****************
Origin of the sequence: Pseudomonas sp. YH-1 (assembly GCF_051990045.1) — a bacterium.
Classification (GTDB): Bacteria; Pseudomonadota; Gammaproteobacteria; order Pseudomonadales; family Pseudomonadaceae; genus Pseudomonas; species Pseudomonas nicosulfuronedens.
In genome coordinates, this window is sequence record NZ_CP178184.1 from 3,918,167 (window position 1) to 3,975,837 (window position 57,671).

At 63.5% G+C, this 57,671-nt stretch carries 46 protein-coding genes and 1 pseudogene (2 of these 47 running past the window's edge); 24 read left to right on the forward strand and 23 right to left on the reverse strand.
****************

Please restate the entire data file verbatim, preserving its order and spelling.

Origin of the sequence: Pseudomonas sp. YH-1 (assembly GCF_051990045.1) — a bacterium.
Classification (GTDB): Bacteria; Pseudomonadota; Gammaproteobacteria; order Pseudomonadales; family Pseudomonadaceae; genus Pseudomonas; species Pseudomonas nicosulfuronedens.
In genome coordinates, this window is sequence record NZ_CP178184.1 from 3,918,167 (window position 1) to 3,975,837 (window position 57,671).

At 63.5% G+C, this 57,671-nt stretch carries 46 protein-coding genes and 1 pseudogene (2 of these 47 running past the window's edge); 24 read left to right on the forward strand and 23 right to left on the reverse strand.